9. by   mihi
    Wow - thank you all for such kind, wise responses, I truly appreciate it!

    I think for now, I'll be going the AD route, because of time and money. I'm 24, and won't start the two year program until I'm 26. (There's a very long waiting list.) But, I'll take my non-core classed now, and start getting my feet wet.

    Cheerfuldoer - I've been reading your responses today, you seem like such a beautiful person!

    Thanks again ladies, I'll be sure to check the other boards. I imagine this horse has been around for a while. Thank you though for giving me some feedback!

    Michelle
  10. by   renerian
    I love nursing but my BS did not raise my salary. My MS that I am currently working on won't either. I am doing it because it means something to me.

    renerian
  11. by   Dazedgiggle
    I agree wholeheartedly with renarian!! My ADN instructors always emphasized that an associates should not be a terminal degree. One instructor went on to her PhD. simply to show her children (and her students) the importance of continuing ones education!
  12. by   jnette
    Hey Michelle !

    I,too, am one of those who went with the ADN merely because I have waited far too long to persue my goal of becoming a nurse, and time has crept up on me. At 53, I felt this would at least get me on the floor doing what I love to do. Then, as time goes on and I get the hunger for further knowlege and education, I can always continue. Right now, however, bedside pt. care is what moves me. Admin., Mgt., etc. does not. I fear that if I went to the BSN, I'd get stuck in one of those positions (and I may be wrong here, but this is what I've heard form many friends who HAVE "moved up"...) so I'll play that card when I choose the time.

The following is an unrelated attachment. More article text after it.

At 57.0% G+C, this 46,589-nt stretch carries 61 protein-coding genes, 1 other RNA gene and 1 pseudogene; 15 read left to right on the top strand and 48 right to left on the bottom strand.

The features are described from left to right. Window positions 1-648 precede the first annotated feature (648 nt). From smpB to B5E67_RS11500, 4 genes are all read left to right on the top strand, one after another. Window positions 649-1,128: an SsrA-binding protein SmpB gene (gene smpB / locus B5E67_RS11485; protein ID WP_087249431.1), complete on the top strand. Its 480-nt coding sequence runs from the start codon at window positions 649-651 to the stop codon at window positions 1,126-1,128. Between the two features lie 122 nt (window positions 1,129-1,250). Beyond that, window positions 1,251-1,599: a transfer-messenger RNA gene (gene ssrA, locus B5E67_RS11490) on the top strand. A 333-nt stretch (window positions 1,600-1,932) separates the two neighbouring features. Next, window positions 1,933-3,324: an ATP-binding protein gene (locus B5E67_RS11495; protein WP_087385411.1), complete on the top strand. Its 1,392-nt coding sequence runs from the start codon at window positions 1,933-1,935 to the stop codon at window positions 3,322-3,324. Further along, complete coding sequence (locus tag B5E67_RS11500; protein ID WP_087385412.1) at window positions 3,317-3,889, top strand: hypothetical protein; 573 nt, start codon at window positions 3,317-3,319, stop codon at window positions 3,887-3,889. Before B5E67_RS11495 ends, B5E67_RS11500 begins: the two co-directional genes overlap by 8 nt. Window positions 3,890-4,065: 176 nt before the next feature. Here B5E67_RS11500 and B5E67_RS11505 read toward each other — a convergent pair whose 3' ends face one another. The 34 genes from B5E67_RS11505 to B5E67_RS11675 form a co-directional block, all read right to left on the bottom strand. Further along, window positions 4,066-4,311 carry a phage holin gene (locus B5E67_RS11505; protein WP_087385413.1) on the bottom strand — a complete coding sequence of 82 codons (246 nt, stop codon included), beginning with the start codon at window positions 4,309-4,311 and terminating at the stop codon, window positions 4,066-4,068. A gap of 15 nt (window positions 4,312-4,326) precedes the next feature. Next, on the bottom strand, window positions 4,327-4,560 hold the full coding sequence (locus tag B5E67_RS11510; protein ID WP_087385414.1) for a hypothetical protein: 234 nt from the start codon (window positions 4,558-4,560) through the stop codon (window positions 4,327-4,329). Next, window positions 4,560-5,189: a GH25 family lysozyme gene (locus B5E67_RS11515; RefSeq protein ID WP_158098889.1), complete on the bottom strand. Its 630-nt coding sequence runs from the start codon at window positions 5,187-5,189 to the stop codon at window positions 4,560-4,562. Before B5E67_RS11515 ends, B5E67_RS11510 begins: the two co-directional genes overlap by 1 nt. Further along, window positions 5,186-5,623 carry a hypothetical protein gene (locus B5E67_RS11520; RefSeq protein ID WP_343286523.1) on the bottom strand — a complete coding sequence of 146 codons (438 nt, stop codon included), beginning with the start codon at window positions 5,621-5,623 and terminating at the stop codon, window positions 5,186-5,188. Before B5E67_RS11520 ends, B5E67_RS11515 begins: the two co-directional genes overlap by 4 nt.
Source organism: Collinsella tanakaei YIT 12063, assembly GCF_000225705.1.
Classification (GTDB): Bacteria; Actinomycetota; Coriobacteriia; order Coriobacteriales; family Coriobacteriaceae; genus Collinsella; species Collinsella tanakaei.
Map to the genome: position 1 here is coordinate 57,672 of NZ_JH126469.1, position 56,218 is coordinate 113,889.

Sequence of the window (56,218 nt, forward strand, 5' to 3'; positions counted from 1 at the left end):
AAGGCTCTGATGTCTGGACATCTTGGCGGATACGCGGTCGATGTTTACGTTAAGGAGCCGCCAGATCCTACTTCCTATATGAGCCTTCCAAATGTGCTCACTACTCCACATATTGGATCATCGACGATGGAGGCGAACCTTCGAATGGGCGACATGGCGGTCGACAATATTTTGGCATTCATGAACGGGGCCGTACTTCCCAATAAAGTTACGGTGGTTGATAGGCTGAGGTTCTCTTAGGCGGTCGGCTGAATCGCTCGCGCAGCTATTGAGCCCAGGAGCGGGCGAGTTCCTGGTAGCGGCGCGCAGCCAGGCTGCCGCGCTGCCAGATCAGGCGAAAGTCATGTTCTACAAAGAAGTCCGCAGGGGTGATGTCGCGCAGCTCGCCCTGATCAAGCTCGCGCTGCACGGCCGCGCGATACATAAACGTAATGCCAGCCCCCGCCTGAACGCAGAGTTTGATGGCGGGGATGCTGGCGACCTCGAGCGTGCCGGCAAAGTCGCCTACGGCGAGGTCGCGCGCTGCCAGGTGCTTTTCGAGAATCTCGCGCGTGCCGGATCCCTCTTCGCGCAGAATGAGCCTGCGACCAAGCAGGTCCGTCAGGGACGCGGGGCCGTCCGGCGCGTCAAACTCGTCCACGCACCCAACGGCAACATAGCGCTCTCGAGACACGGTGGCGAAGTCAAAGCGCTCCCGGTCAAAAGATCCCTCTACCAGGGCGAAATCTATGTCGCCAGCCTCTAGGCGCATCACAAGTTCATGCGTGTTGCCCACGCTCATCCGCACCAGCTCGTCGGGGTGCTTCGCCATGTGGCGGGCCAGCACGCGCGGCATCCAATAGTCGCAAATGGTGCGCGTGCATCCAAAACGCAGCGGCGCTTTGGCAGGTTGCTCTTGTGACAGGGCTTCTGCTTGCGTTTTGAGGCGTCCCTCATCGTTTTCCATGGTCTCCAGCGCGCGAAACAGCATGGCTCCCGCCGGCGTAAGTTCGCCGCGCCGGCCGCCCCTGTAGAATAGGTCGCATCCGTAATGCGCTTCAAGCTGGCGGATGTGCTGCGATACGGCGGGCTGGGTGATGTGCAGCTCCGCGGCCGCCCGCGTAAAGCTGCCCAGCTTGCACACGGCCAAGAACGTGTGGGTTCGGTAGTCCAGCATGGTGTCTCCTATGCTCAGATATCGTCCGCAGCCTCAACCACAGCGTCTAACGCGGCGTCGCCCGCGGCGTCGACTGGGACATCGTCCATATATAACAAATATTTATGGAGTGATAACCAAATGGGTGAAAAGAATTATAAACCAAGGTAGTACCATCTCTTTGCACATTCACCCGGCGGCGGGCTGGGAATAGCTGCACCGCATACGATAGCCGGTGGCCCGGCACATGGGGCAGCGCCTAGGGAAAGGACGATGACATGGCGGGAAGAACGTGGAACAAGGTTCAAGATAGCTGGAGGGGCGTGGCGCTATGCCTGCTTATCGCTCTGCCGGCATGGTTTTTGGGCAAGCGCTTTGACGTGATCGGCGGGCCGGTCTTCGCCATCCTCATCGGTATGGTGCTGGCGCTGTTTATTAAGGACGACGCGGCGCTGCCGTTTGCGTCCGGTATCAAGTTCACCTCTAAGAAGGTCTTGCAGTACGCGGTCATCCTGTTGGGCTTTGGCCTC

Either way you go with this, WELCOME !!!:kiss And the very best to you! You can do this.
  13. by   live4today
    Originally posted by mihi
    ......................
    Cheerfuldoer - I've been reading your responses today, you seem like such a beautiful person!
    Michelle
    Thank you for your kindness, Michelle! Anytime I can be of help to you, don't hesitate to ask. I wish you all the success you desire to achieve in whatever career you end up going into. :kiss
  14. by   Love-A-Nurse
    "cheerfuldoer - i've been reading your responses today, you seem like such a beautiful person! "


    renee is a beautiful person both inside and out. :kiss